Ryan S. Trim
Adolescent substance use and substance use disorders are topics of important clinical and public health concern because of their prevalence and associated negative consequences. Considering all age groups, recent estimates suggest that the use and misuse of alcohol, nicotine, and illegal drugs cost the United States approximately $257 billion per year—exceeding the costs associated with heart disease or cancer (Institute of Medicine, 1994a). Although many adolescents experiment with substance use without experiencing adverse consequences, the risks associated with substance use include mortality and morbidity as the result of impaired driving, increased risk for HIV infection, and risk for smokingrelated disease (Institute of Medicine, 1994a; National Institute on Alcohol Abuse and Alcoholism, 1997). Frequent and prolonged consumption among adolescents not only increases their risk for developing a substance use disorder, but can also impair emerging developmental competence and psychosocial functioning (Baumrind & Moselle, 1985; Chassin, Pitts, & DeLucia, 1999; see Newcomb & Bentler, 1988, for a review).
This chapter describes the features and epidemiology of adolescent substance use and substance use disorders, and examines etiological factors with an emphasis on recent evidence. The chapter is not intended to be comprehensive; for example, we do not consider issues of treatment or prevention (see Deas & Thomas, 2001; Hser et al., 2001; and Ozechowski & Liddle, 2000, for discussions of treatment, and Bukoski, 1997; Substance Abuse and Mental Health Services Administration, 1999; and U.S. Department of Health and Human Services [DHHS], 2000a, for discussions of prevention). Moreover, because many empirical studies consider only substance use, we include coverage of adolescent substance use as well as the substance use disorders, while noting the distinctions among them. Finally, our discussion spans developmental periods ranging from early childhood precursors of adolescent substance use disorders to the period of “emerging adulthood” (ages 18–25), when substance use disorders reach their peak.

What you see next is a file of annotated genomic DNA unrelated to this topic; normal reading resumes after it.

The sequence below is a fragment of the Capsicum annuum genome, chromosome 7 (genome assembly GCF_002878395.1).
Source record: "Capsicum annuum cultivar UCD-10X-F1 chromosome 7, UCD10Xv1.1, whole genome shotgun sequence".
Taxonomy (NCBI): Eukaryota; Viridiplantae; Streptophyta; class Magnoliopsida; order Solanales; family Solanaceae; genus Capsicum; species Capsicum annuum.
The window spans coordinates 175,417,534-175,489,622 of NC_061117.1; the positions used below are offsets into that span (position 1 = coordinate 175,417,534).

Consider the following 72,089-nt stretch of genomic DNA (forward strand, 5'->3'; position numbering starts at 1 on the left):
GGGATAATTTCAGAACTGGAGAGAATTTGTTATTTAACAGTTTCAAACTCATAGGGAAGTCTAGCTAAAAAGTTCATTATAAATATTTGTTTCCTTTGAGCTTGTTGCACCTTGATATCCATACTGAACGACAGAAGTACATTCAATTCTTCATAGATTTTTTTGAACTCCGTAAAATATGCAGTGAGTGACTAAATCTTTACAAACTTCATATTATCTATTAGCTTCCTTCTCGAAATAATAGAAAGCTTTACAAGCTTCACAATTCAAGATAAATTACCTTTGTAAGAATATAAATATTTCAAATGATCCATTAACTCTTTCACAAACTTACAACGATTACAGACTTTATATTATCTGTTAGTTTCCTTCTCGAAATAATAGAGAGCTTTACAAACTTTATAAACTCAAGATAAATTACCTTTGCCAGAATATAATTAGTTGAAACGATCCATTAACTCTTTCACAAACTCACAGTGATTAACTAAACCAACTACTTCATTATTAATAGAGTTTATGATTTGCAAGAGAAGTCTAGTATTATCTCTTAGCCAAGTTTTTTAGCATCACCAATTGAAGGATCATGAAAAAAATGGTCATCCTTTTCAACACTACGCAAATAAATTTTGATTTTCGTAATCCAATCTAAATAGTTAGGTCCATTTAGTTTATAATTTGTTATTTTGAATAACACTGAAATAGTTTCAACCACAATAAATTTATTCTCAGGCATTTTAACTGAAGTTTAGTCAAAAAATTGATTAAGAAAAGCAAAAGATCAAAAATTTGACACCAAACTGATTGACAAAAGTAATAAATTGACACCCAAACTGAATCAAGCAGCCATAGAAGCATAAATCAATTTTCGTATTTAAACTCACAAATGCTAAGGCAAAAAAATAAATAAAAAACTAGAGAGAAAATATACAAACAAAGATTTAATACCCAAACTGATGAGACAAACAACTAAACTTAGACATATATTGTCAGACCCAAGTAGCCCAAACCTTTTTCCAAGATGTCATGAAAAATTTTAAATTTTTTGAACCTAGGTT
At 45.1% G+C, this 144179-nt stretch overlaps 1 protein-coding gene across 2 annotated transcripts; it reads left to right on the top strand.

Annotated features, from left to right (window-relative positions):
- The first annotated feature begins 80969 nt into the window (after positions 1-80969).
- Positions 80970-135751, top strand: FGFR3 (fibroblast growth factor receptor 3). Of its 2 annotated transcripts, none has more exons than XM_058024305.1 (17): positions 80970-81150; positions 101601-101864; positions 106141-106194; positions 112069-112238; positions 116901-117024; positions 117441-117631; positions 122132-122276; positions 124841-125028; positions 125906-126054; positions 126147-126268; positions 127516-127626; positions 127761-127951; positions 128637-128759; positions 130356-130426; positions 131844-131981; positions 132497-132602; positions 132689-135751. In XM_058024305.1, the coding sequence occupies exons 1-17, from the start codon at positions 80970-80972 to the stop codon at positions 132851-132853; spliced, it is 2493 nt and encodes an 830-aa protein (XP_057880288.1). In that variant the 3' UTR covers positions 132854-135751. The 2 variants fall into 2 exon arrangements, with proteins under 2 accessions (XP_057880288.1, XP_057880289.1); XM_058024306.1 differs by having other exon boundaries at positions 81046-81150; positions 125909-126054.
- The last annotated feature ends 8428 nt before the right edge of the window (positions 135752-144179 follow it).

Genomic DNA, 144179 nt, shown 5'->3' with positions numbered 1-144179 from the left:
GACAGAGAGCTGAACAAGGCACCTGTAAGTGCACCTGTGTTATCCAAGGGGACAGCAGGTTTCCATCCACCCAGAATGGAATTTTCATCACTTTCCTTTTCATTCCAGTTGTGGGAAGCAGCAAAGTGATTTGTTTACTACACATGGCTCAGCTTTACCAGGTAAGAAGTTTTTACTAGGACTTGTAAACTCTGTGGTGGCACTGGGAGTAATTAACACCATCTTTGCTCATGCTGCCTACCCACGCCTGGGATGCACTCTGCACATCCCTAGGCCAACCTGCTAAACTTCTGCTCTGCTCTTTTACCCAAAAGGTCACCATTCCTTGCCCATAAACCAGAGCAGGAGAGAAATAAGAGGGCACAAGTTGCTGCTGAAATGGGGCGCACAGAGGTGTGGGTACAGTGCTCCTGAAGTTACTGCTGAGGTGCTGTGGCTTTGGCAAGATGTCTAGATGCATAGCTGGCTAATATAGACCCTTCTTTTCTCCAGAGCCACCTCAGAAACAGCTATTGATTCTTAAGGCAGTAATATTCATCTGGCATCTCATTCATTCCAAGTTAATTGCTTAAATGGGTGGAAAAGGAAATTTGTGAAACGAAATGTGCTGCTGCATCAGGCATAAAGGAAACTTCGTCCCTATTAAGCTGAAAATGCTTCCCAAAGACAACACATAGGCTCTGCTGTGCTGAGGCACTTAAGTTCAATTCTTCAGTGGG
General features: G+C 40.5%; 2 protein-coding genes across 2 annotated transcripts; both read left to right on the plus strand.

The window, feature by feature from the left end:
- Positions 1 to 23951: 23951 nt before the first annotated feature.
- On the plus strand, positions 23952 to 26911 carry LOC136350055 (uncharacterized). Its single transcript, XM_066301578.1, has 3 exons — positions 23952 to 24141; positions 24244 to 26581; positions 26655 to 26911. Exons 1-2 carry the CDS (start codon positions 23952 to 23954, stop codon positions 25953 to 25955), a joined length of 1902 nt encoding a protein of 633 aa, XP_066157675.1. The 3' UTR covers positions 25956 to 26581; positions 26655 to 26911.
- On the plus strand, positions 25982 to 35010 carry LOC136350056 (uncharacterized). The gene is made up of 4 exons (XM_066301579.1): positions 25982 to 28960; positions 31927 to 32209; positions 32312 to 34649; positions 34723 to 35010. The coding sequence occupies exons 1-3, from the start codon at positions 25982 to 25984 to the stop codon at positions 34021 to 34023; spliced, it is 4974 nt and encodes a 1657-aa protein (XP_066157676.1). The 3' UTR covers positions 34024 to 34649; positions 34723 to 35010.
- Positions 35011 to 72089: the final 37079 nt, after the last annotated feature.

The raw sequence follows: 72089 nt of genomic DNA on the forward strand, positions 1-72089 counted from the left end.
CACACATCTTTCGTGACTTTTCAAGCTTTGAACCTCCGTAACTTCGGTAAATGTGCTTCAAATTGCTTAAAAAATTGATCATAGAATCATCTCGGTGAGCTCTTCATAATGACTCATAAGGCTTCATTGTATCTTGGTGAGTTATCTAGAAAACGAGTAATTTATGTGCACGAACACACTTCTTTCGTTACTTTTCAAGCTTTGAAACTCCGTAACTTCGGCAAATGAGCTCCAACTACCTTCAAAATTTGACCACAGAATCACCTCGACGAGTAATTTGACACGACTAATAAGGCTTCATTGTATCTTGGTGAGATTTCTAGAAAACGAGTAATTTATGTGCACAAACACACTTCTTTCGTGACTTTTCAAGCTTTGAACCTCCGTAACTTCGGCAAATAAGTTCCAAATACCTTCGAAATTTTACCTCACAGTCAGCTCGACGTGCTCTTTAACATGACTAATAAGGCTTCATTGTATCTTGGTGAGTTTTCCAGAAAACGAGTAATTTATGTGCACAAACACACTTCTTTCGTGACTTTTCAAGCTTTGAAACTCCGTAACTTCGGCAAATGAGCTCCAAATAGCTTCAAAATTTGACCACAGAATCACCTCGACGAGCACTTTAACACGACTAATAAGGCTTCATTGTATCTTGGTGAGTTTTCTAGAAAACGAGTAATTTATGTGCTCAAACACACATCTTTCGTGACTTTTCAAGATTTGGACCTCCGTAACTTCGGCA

The use and misuse of alcohol and other substances date to antiquity. The medical use of marijuana, and the use of beer and wine, were